The new game plan is focussed on three strategic pillars – speed, key cities and open source. First, Adidas is focussed on increasing the speed of its supply chain and production processes to be at the cutting edge of new fashion trends and improve the availability of product. Secondly, recognising that this is where new trends develop, the company has focused it sales and marketing activities on six of the world’s most influential metropolitan centres – New York, Los Angeles, London, Paris, Shanghai and Tokyo. Thirdly, ‘open source’ describes a new drive of inviting athletes, consumers and partners to collaborate with its brands. This has resulted in successful new products sold under the Adidas YEEZY and Adidas Originals names.

On the back of these initiatives, sales have grown at healthy double digits over the past three years and operating margins have increased from 6% to 10%, which represents a 55% increase in margin. Growth has been broad based, with the company’s three major regions (North America, Europe and China) growing significantly. Despite impressive recent financial performance, we believe there are still improvements to come. In spite of steady advances over the last decade when the company set out to narrow the gap between Nike and itself, operating margins are still significantly below those of its main rival (see the graph below) and management is focused on further expanding margins over the foreseeable future. This will be driven by a number of factors, including increasing the share of direct-to-consumer sales, which consist of physical Adidas store sales and ecommerce. Sales through these channels result in higher gross margins as they capture the retail markup in addition to the wholesale margin they would otherwise have earned. As a key strategic focus area for management, ecommerce is expected to grow strongly going forward, and will allow Adidas to gain the above-mentioned retail markup with less of the associated cost that goes with running physical retail infrastructure. Other initiatives to improve margins include driving more full-price sales with the company’s ‘speed’ initiatives, and further cost-saving projects. Adidas also owns the less significant and underperforming Reebok brand, which we believe the management team will turn around over time.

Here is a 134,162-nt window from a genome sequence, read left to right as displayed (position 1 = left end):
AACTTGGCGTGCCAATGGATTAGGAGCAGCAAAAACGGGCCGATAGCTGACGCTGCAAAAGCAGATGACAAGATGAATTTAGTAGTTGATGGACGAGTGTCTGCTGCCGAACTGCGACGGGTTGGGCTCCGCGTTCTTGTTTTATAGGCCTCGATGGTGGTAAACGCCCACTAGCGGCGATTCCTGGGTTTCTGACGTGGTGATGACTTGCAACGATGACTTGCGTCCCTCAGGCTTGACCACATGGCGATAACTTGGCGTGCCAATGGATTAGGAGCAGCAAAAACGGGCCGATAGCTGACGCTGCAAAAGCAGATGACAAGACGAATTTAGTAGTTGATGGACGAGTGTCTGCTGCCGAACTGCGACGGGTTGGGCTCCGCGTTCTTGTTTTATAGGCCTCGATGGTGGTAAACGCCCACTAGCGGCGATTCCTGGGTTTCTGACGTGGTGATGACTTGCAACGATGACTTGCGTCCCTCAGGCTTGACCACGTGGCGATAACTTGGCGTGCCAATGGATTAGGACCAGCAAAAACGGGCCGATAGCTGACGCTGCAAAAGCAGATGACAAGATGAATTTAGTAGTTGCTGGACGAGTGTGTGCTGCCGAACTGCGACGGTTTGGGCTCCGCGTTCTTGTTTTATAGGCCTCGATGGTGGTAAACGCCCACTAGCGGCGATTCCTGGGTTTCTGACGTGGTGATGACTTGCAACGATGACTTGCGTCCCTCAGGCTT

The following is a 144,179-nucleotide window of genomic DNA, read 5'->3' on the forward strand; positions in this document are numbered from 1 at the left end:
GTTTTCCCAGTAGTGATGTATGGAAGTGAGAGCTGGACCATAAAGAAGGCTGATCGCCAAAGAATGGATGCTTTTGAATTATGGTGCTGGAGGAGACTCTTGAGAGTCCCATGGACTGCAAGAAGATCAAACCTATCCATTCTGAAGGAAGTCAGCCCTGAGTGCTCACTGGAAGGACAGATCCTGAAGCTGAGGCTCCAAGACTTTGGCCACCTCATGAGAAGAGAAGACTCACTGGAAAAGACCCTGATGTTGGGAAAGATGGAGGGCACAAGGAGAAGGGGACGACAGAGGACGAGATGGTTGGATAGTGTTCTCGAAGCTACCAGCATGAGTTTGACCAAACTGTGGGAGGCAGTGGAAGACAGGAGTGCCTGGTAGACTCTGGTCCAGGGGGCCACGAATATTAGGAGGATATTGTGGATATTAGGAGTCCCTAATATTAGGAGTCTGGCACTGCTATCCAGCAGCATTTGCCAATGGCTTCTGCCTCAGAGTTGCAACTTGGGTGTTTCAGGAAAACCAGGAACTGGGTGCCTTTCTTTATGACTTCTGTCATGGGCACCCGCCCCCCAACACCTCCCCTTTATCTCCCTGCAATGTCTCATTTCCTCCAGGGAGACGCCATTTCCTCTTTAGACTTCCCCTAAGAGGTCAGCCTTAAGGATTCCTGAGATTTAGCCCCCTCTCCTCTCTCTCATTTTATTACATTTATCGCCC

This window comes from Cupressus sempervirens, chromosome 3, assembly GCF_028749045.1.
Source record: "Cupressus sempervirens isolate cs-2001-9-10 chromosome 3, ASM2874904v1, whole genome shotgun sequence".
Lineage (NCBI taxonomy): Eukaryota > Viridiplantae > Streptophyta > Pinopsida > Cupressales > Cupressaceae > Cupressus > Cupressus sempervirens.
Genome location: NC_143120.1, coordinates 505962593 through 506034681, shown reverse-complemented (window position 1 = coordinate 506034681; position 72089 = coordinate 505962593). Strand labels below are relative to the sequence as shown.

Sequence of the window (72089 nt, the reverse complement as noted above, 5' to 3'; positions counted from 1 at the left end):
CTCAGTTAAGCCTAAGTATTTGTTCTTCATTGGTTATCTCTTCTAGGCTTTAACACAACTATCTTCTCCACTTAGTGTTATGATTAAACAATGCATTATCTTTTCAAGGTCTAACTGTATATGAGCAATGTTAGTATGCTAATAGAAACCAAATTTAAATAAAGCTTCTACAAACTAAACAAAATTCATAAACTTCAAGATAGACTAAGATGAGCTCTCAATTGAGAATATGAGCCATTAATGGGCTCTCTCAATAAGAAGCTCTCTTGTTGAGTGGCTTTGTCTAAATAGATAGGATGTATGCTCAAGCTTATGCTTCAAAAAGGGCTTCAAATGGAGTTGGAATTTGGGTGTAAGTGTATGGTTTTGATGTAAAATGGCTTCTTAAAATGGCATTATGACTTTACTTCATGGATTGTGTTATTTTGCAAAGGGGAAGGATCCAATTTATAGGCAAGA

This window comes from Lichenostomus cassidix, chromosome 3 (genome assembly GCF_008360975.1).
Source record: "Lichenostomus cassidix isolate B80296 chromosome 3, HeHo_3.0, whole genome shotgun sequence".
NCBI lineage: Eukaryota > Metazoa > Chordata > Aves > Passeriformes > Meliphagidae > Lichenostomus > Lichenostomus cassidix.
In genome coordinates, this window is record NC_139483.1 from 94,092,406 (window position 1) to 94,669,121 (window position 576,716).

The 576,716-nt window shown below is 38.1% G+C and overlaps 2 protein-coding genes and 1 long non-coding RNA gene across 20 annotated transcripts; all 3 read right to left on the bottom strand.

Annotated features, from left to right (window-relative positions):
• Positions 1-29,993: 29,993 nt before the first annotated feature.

Our investment team has closely followed both Adidas and Nike for a number of years. Due to similarly compelling investment cases, we have owned both companies at varying sizes in our strategies over time. We also like the fundamentals of Anta Sports, a homegrown Chinese sportswear company that we have analysed in detail in the past but have chosen not to own due to a high valuation and an insufficient margin of safety. All three stocks have done well over the past five years, beating the broader market comfortably.

Adidas is a world-class premium sports brand, with strong market positions in attractive, growing categories and across geographies. We are encouraged by the the fact that the business now has a strong management team with a good track record that is doing the right things to improve the operational performance of the company. After reducing its debt levels over recent years, the company also has a strong balance sheet and is committed to returning excess capital in the form of dividends and share buybacks. A recent pullback in the share price in late 2017 meant that the stock was trading on 20 times earnings, at a material valuation discount to Nike and with a better earnings growth profile due to its low margins. This provided us with an opportunity to build a meaningful position in our strategies.

This article is for informational purposes and should not be taken as a recommendation to purchase any individual securities. The companies mentioned herein are currently held in Coronation managed strategies, however, Coronation closely monitors its positions and may make changes to investment strategies at any time. If a company’s underlying fundamentals or valuation measures change, Coronation will re-evaluate its position and may sell part or all of its position. There is no guarantee that, should market conditions repeat, the abovementioned companies will perform in the same way in the future. There is no guarantee that the opinions expressed herein will be valid beyond the date of this presentation. There can be no assurance that a strategy will continue to hold the same position in companies described herein.

Graydon Wilson is a former analyst at Coronation